As she was getting ready for the book launch yesterday my daughter, Dominique, said: “I am feeling so important today!”
“You should feel important every day,” I responded.
The book was inspired by my daughters words, providing testament that children do have a voice and that it can influence. Every child is and should feel important and every child deserves to be heard.
What messages have your children expressed lately?
My now eight-year-old daughter is often told that she is too sensitive. But yesterday, she said she discovered it was her superpower.
“When others are sad, I feel sad,” she explained. “And when they are happy, I feel really happy.”
She sees it as a strength.
She would be right. Empathy is often sorely lacking these days. My super girl. SO proud!
This book has been a long time coming. I vowed a long time ago to share my daughter’s profound words with a wide audience and decided that as a former journalist, my best option was the written word.
But as a journalist, I have to confess that creative writing did not come naturally to me, especially given the young audience. I tried several iterations but could never get the attention, let alone the approval, of a publisher. Had it simply been my message, I am confident I would have given up. But this wasn’t my message, it was my daughters and I owed it to her to see it through. I therefore owe a huge debt of gratitude to Stephen Davis of Phrenetic Press and Chris Whitman, Authorly CEO, for believing in this heartfelt project and turning it into a reality. Obviously, I am also incredibly grateful to the illustrator, Jennifer Nicol, for her instrumental role. I can’t believe we are only a few weeks away from the launch.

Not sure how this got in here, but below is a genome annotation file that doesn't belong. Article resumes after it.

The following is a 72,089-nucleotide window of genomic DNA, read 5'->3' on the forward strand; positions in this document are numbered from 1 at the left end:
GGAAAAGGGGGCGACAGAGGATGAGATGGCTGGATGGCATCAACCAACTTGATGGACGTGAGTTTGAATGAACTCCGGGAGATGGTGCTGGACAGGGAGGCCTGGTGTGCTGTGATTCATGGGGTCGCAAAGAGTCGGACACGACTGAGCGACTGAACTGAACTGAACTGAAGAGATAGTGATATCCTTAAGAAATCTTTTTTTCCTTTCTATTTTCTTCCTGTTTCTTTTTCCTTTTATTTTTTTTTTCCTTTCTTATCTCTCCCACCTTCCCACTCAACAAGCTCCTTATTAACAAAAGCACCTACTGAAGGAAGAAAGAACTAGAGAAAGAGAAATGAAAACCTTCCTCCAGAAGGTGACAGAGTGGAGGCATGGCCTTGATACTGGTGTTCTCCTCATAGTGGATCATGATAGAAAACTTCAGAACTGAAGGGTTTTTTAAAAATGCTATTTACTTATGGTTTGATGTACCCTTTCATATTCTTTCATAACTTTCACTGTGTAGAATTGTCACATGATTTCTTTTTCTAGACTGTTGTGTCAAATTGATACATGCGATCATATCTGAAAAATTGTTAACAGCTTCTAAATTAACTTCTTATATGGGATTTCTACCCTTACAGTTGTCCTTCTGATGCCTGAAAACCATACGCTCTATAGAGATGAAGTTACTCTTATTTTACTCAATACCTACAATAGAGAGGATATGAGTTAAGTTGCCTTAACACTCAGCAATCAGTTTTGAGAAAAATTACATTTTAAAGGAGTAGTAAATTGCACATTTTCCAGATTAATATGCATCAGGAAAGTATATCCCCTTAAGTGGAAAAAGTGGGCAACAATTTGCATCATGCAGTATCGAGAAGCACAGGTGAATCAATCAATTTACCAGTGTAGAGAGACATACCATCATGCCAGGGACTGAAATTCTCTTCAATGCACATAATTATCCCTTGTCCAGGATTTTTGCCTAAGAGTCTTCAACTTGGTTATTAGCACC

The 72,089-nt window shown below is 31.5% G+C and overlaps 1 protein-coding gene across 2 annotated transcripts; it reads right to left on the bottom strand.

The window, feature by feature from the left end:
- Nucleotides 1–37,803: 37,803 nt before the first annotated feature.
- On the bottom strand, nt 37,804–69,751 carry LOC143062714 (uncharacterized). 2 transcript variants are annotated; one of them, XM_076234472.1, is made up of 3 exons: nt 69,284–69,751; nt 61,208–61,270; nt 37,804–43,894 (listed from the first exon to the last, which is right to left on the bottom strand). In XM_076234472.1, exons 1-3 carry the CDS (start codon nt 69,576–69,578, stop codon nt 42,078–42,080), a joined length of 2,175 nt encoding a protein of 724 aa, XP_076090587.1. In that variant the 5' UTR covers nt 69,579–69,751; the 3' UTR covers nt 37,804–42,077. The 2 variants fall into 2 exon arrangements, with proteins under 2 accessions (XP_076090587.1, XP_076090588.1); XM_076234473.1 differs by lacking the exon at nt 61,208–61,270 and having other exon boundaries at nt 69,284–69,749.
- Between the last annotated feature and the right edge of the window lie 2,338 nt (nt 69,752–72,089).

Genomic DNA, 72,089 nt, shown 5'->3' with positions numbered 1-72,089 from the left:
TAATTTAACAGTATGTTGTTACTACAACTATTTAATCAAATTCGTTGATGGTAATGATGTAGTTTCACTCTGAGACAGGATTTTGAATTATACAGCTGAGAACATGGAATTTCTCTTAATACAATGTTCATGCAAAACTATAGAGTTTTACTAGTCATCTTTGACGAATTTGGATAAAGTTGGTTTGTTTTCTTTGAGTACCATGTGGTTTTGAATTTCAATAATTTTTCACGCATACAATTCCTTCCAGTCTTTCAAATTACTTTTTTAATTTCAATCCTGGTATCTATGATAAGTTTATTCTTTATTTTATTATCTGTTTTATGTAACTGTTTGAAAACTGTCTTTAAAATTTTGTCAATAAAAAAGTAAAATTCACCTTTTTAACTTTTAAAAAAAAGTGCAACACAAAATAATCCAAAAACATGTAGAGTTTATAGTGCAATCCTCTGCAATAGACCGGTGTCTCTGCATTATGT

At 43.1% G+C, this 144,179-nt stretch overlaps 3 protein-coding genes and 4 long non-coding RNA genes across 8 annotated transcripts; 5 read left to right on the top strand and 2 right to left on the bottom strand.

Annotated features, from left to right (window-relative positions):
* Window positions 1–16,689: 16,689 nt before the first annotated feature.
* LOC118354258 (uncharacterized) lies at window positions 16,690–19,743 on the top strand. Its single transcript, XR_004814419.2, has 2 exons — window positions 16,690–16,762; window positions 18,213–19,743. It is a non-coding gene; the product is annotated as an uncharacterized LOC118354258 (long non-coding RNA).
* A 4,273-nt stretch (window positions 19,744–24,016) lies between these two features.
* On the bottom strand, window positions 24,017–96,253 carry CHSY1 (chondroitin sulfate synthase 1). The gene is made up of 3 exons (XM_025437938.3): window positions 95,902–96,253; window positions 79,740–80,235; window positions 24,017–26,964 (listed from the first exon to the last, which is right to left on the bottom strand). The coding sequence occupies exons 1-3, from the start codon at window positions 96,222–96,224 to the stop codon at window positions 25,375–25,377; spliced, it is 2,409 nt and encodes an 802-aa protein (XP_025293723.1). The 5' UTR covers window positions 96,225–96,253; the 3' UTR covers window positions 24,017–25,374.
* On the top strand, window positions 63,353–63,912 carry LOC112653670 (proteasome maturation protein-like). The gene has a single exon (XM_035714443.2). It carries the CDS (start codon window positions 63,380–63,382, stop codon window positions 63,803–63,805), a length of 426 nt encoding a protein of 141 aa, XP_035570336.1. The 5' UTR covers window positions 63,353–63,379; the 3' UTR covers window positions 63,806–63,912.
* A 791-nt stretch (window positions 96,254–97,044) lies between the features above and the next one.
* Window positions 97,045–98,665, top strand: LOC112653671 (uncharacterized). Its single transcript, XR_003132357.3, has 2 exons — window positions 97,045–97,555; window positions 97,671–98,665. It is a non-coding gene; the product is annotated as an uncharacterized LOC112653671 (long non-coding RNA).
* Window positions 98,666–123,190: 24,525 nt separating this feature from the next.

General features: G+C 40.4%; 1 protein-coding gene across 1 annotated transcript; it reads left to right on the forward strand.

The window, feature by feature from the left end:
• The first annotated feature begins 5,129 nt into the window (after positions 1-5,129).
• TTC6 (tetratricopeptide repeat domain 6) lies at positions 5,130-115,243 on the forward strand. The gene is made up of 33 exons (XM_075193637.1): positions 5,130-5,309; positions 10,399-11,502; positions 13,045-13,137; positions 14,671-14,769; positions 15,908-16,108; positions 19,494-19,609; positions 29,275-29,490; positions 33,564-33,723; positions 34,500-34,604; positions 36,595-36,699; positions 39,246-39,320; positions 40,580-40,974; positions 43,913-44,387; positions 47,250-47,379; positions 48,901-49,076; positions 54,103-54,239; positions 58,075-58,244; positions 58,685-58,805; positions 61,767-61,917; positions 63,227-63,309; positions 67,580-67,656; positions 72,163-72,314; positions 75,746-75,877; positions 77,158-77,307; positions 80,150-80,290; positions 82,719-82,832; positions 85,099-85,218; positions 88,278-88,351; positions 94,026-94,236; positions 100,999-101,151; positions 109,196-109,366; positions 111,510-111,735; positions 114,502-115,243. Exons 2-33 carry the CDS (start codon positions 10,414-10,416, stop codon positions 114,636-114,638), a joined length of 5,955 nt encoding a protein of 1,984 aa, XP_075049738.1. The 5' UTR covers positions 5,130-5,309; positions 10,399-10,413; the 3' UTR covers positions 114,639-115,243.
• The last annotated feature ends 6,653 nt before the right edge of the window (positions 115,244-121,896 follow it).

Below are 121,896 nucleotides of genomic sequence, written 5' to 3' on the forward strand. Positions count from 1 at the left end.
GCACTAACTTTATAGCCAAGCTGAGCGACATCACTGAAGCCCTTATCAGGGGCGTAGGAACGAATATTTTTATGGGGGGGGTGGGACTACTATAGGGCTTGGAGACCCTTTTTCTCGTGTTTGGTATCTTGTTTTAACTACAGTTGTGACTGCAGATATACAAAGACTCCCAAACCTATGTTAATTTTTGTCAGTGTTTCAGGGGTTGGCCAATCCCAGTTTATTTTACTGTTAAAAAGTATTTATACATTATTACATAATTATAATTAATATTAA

“Never give up on a dream,” I told her. “Especially when your children are involved.”
A friend, who had first heard me enthuse about a potential book, recently found out it was about to be launched. “You never gave up!” she noted, perhaps with a little surprise. “Never give up on a dream,” I told her. “Especially when your children are involved.”
Dreams do sometimes come true. I hope that will someday inspire my children, as they regularly inspire me.
Friends at school were trying to exclude my five-year-old from a game because they deemed her too small. She happened to be shorter than the other two girls involved. Feeling hurt and wanting to be included, she quickly noted: “Just because I’m short, it doesn’t mean I’m small.”
She added that she was as capable as the others. It was a big message.
Well done Isabella!